You may have spotted my post the other day with a sneak peak of the next RW Academy course that will focus on using freely available code (Splidejs) to create a slider. Well, the more I played with it the more I knew I needed to make a stack using it too. It’s just so good!
The stack will be getting released properly in the next day or two but I added it to my website a bit prematurely and a few have been sold already. As such I thought I would share it here and also share a discount code to get an extra 10% off the special launch price: splider-rw4all (valid until Friday).
I’m still pulling the support pages and an example project file together but (I think!) it is straightforward to use.
This does look good. Finally a slider that does those carousel layouts that the outer edge “slides” partially appear on the sides of the screen - just like the BBC web site. I think this has become a very acceptable way to fit wide content on a screen too narrow to normally view it all. For the right application this is a perfect solution.
Yeah - this is the key thing. I’ve never been a massive fan / user of sliders / carousels but they do work well for certain things.
As for hero headers then yes - it works with any stacks / content that you add to it so you could add a number of slides each with a hero header container and have Splider go between them (probably using the ‘Fade’ mode). You’d probably also get rid of the Navigation arrows and maybe the pagination too. And get rid of the default padding that brings the content in.
Hero headers are one of the areas that a lot of people say sliders / carousels do not work well with and do not convert well. But I know they are used widely…
That’s good to know but I could never get it to work just right. You would get a blank slide appearing when it looped and there was another issue I can’t recall. Sliders have improved a lot since MovingBox but it was ground breaking in it’s time.
Your comment piqued my interest and I fired up MovingBox2. Yes it can do the 2 edge slides, but they appear to be set at a fixed 50% of the screen which doesn’t quite achieve the effect well IMHO. Adjusting it was the the other thing that I couldn’t recall, in that it takes a great deal of adjustment to get it all working nicely at all screen sizes. It lacks the second breakpoint that Splider has, so compromises need to be made to get MB2 looking its best on small screens.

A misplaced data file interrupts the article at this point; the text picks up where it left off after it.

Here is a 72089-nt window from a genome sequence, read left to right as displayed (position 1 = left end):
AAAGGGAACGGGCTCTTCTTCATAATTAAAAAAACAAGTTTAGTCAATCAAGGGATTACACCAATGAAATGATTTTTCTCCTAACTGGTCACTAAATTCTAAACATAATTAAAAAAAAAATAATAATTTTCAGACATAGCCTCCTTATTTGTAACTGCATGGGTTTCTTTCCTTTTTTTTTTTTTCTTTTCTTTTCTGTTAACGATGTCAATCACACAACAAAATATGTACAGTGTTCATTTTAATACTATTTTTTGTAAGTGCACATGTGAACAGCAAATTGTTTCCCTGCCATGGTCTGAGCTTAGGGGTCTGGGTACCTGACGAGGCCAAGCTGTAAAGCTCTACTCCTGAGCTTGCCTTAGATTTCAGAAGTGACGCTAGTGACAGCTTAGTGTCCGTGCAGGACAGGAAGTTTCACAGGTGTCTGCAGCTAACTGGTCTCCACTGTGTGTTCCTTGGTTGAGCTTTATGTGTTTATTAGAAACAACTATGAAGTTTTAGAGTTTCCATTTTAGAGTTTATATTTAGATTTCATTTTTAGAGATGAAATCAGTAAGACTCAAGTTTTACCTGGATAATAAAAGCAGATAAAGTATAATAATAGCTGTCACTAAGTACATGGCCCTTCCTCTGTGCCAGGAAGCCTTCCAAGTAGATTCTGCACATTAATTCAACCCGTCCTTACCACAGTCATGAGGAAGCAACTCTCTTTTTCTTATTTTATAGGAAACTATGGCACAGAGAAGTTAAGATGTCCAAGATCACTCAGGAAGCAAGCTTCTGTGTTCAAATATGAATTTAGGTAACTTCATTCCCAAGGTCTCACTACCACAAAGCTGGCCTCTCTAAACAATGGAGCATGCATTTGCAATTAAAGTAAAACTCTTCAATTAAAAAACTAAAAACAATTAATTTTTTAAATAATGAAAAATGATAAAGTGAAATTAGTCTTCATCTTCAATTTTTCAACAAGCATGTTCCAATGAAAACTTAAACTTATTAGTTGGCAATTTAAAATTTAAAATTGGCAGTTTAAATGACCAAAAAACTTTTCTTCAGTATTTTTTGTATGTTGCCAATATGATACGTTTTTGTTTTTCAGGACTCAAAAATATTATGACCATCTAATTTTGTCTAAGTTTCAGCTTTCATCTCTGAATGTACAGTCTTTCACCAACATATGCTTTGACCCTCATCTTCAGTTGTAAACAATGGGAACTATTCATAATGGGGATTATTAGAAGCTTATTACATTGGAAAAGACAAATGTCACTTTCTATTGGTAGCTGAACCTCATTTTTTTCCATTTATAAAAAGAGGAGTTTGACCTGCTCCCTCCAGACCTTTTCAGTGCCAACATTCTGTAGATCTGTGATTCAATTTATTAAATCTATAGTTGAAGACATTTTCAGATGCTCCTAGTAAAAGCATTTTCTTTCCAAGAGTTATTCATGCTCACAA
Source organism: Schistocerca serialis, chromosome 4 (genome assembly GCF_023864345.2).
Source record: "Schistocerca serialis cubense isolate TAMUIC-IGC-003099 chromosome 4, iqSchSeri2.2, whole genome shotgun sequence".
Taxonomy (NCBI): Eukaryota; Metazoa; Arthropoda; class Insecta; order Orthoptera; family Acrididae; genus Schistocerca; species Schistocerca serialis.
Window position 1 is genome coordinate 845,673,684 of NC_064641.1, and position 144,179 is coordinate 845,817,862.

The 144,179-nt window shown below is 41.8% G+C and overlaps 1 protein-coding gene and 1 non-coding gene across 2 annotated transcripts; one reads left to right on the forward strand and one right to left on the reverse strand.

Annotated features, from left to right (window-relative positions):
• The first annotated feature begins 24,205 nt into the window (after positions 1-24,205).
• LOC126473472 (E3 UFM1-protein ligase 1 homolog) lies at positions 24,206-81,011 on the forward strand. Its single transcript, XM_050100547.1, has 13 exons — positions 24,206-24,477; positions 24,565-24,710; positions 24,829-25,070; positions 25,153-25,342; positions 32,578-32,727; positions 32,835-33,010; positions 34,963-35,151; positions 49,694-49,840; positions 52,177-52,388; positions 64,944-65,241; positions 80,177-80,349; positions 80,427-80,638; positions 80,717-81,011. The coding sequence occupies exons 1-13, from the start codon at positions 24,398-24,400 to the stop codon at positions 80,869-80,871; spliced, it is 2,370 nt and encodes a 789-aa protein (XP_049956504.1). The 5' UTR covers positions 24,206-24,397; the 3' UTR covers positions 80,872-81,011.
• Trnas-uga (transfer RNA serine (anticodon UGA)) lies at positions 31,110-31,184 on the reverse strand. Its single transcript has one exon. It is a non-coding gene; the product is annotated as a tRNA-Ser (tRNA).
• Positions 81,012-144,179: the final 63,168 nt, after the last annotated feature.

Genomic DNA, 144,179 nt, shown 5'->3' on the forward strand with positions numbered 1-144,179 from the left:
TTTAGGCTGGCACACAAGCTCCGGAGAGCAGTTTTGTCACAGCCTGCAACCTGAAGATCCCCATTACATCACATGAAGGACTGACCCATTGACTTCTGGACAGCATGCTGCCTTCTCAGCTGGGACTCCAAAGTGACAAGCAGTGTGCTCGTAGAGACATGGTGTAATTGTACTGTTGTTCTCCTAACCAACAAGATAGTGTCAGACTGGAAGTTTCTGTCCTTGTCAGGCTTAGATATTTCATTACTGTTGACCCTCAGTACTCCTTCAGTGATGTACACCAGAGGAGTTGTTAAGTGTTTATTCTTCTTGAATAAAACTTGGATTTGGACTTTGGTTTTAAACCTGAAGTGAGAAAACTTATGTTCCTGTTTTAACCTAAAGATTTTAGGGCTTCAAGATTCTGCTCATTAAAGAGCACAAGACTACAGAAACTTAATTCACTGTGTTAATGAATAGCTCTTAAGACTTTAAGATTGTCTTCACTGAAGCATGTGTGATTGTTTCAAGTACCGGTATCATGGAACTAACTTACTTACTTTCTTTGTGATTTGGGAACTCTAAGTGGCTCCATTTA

Splider is different in that the default settings are spot on and then easy to adjust. You can adjust exactly how much slide “peeps” out from the left and also right side and this makes it possible to just have one side “peeping out” with Splider.
I checked the sizes of the code and noticed that MB2 loads 171Kb of FA4 icons just for the side arrows, but that’s how it was done back in the day! As Stuart points out the whole of the Splider code is only 30Kb and FA4 is not needed.
Splider is definitely a nice lightweight solution and doesn’t need FA or jQuery. I don’t have Moving Box so can’t really comment on any comparison.
In case you missed them, there have been a couple of nice little updates since release (details here) and I have also added a few more examples onto the Splider web page (quotes, centre focus, image ‘fade’ slider).
Launch pricing is still good for another week (until 22nd May).